“Age discrimination” in the workplace occurs when an employer treats employees or applicants less favorably because of their age, specifically because they are older than 40. There are both state and federal laws that prohibit age discrimination in the workplace. The federal law is called the Age Discrimination in Employment Act (ADEA). The ADEA applies to employers with 20 or more employees. The California law against age discrimination is in the Fair Employment and Housing Act (FEHA) and applies to any employer with five or more employees.
During the application and hiring processes, employers must be careful not to use language or act in a manner that discriminates against any applicant because of their age. There are several ways in which an employer can discriminate against an applicant, including: refusing to hire an applicant because of their age, specifying age requirements in a job application (except for rare exceptions when an applicant must be a certain age to perform the duties of a job, for example, serving alcohol), requesting an applicant’s age or birthday for the purpose of using that information to make a hiring decision, and hiring a younger applicant over an equally qualified older applicant based solely on the difference in their age.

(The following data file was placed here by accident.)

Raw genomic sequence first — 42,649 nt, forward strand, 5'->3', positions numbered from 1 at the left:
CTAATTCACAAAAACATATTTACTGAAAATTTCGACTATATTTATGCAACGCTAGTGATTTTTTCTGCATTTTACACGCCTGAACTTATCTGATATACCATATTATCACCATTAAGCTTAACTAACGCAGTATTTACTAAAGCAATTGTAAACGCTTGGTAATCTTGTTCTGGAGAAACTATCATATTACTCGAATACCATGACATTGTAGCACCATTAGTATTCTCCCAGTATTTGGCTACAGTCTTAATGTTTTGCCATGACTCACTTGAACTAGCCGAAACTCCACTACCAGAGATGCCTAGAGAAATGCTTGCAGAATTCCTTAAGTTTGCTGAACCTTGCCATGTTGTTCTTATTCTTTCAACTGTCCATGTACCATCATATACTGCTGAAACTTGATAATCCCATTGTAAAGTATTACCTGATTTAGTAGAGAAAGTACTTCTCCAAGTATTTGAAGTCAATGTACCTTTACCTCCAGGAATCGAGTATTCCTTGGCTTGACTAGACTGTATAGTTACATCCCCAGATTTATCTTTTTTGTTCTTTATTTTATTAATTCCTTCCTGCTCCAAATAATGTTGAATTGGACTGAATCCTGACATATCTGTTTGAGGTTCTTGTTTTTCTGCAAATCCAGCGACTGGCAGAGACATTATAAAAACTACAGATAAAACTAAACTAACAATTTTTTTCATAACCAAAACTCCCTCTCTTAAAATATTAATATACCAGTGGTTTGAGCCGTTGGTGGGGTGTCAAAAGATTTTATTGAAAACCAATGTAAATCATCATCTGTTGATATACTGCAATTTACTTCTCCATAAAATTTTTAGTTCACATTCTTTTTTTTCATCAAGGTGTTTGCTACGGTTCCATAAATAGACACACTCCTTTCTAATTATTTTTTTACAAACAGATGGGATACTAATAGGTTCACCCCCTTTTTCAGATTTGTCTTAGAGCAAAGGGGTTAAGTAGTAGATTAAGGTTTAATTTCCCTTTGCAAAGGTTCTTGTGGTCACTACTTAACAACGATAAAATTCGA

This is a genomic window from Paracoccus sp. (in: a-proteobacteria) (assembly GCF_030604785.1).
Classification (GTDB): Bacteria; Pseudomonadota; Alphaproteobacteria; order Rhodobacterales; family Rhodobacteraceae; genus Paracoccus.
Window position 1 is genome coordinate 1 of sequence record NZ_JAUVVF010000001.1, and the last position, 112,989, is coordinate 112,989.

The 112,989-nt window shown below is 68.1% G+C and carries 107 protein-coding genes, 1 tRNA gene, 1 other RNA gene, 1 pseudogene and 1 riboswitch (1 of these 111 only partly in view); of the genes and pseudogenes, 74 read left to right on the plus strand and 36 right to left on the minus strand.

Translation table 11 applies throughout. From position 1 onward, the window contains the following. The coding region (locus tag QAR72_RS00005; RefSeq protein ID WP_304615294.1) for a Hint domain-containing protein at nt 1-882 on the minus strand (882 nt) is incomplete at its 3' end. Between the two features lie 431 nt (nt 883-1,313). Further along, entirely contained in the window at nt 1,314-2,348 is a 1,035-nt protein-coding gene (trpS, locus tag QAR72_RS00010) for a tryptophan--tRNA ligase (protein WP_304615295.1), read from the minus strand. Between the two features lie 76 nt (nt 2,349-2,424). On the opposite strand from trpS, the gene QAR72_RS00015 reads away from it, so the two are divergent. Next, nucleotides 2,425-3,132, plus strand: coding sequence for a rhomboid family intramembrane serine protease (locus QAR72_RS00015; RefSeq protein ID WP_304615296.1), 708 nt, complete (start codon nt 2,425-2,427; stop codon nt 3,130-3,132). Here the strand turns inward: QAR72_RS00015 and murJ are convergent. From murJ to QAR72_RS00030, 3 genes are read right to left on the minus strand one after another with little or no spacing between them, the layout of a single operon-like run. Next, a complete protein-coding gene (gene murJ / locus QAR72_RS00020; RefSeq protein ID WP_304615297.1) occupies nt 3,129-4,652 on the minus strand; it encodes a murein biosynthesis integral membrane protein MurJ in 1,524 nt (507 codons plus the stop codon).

Age discrimination in the workplace can come in a variety of forms, including: refusing to delegate responsibilities to a specific employee because of their age, withholding benefits, taking preference to younger employees because they are believed to be more capable, denying an employee a promotion based on their age, making negative comments or gestures that reference an employee’s age or their inability to perform certain tasks due to their age, and urging an employee to retire or resign because the employer believes they are too old. An employee is not only protected from age discrimination from their employer, but also from their supervisors, coworkers, and customers. Employers are required to take proactive steps to ensure age discrimination does not occur in their workplace and to immediately stop and discipline those who engage in age discrimination.
Before an employee can sue their employer for age discrimination, they must first file a discrimination charge with either the Equal Employment Opportunity Council (federal level) or the Department of Fair Employment and Housing (DFEH). If you believe you have been discriminated against either as an applicant for a job or as an employee because of your age, you should consult an employment lawyer to learn your rights and help guide you through the process of filing a discrimination charge.